Michigan added 19,535 cases and 50 deaths from COVID-19 on Wednesday, including totals from the previous six days.
The state reported an average of about 2,790 cases per day over the last seven days, a decrease from 3,710 cases per day a week prior.
Hospitalization and new case rates in Michigan declined for the second week after rising for the previous six weeks.
On May 25, the state said it had added 25,968 cases and 139 deaths from the virus in the previous week.
Between May 20-26, about 15% of Michigan’s COVID-19 tests returned positive.
The dip in cases was expected but doesn’t indicate a long-term downward trend, said Dr. Preeti Malani, professor of infectious diseases and chief health officer at the University of Michigan health system.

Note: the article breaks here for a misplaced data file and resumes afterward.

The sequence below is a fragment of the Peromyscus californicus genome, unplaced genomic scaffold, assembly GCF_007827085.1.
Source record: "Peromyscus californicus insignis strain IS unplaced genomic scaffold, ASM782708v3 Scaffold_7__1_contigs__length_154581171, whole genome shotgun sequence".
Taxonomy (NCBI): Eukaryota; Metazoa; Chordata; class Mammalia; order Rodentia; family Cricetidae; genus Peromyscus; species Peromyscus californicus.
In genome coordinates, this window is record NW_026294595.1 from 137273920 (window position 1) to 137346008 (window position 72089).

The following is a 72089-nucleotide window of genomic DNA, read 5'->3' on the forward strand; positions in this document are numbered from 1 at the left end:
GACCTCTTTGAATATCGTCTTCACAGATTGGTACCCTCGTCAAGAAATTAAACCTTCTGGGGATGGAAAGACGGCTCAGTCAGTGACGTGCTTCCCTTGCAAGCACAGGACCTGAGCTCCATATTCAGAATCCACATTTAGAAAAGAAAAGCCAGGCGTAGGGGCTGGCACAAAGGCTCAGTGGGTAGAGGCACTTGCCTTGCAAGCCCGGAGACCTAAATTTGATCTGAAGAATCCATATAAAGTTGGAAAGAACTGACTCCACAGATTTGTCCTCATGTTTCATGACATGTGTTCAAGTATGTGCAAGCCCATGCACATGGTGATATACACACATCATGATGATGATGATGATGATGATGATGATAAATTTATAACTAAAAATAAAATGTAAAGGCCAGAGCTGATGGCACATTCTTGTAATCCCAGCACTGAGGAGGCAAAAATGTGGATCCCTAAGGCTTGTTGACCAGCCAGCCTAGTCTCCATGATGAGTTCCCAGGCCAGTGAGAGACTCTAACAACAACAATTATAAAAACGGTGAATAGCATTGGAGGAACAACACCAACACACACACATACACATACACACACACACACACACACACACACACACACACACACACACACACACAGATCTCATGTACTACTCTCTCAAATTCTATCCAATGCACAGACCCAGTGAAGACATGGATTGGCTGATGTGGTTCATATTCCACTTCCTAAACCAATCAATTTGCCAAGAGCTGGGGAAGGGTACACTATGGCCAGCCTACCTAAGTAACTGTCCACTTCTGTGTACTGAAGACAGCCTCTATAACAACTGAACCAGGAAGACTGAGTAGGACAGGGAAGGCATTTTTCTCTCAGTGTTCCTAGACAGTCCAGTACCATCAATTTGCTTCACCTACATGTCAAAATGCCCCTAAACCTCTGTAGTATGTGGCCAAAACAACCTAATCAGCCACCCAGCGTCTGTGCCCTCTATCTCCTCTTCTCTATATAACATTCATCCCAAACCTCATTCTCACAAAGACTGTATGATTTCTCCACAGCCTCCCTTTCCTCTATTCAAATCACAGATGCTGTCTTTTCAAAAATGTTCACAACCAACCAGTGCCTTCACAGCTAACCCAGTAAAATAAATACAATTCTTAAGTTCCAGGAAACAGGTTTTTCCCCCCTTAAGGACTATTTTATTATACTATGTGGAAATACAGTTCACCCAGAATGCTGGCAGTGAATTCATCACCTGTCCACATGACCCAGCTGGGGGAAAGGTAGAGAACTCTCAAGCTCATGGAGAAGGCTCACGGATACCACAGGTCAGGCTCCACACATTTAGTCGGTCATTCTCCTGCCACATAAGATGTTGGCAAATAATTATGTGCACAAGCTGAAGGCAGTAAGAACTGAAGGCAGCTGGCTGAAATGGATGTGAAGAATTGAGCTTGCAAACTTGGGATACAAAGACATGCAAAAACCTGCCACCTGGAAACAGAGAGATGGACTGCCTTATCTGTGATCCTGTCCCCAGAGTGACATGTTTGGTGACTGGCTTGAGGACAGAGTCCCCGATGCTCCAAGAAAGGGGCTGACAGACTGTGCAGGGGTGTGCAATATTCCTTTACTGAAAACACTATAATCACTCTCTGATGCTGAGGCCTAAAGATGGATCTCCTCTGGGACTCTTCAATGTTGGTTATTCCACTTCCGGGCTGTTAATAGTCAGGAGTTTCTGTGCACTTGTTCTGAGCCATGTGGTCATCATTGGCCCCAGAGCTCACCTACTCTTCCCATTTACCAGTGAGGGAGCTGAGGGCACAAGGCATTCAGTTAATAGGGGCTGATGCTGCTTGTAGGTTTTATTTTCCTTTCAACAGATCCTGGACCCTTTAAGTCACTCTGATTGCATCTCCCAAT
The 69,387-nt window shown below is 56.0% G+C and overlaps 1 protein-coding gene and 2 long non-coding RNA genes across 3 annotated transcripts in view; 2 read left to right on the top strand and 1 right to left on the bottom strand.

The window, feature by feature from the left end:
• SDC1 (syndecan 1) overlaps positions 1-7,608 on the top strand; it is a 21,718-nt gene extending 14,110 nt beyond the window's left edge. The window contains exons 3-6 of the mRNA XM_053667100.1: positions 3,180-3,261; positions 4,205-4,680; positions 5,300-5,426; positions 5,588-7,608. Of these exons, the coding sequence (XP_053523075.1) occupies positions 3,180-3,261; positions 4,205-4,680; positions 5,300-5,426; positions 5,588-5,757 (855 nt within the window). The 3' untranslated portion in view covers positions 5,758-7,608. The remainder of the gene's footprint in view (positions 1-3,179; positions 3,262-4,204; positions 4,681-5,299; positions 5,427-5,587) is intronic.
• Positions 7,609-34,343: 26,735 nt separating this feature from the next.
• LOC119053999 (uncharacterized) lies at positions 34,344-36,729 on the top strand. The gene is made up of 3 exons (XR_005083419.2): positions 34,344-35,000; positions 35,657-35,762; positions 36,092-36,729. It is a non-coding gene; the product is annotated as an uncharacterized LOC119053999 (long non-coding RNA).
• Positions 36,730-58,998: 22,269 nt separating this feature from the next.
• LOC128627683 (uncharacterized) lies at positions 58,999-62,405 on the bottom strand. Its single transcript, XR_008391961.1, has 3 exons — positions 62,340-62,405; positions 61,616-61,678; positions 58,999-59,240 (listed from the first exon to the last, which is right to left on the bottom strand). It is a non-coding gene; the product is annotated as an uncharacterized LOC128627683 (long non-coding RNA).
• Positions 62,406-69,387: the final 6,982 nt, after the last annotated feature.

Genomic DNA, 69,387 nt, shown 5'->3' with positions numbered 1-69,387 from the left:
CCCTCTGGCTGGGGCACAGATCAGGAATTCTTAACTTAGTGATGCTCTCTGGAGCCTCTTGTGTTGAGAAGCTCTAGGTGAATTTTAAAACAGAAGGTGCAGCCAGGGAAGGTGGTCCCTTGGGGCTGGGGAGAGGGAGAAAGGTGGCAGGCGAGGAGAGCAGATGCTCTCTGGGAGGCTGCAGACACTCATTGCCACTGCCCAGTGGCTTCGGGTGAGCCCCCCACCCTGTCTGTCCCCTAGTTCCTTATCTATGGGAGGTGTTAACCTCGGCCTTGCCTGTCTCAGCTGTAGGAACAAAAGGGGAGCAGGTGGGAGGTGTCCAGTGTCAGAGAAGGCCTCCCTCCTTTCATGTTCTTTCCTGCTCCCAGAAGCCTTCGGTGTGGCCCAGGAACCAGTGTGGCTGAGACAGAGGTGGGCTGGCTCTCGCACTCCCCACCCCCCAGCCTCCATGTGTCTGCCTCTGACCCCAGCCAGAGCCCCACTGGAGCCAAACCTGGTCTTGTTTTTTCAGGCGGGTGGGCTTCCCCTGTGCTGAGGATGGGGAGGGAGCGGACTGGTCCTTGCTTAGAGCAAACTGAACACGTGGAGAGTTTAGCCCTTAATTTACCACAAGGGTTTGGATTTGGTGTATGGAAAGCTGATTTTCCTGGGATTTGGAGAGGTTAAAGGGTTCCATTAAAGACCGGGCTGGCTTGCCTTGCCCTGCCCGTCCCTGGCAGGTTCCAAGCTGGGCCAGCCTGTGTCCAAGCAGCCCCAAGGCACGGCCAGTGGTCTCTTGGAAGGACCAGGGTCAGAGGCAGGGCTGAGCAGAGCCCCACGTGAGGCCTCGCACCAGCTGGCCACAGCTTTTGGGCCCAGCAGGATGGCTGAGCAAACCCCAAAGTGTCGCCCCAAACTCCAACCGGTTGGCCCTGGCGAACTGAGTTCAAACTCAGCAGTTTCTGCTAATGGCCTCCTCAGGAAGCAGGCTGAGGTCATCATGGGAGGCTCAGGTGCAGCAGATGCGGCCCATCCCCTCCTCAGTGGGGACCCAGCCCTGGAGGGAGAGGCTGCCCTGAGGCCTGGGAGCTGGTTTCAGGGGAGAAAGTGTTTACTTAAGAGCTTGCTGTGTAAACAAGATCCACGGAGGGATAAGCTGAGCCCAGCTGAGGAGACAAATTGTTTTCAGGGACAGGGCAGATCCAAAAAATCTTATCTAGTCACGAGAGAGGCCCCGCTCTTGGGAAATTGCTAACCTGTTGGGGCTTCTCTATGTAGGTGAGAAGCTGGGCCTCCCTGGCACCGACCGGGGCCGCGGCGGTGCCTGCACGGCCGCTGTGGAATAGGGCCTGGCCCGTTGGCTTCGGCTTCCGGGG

“As cases go up, hospitalizations go up and there’s always a little bit of a stagger,” Malani said. “Cases are a bit lower nationally but it’s because more people are getting COVID more than once and we’re seeing more mild disease. The antivirals are also helping.”
With few mitigation measures and no mandates in place, “This is what the world might look like for the foreseeable future,” Malani said.
The third booster shot has been shown to prevent severe disease and seniors or immunocompromised people are recommended to get a fourth booster.
“Have a plan for what you’re going to do if you get it,” Malani said. “The test and treat program isn’t where it needs to be. Treatment works best if given early, but it doesn’t mean the treatment will be easily accessible for long.”
All Metro Detroit health departments are following CDC’s guidelines to recommend indoor masking for public settings and K-12 schools as the rate of infection has grown from “medium” to “high.”
Wednesday’s additions bring the state’s overall total to 2,54,366 cases and 36,407 deaths since the virus was first detected here in March 2020.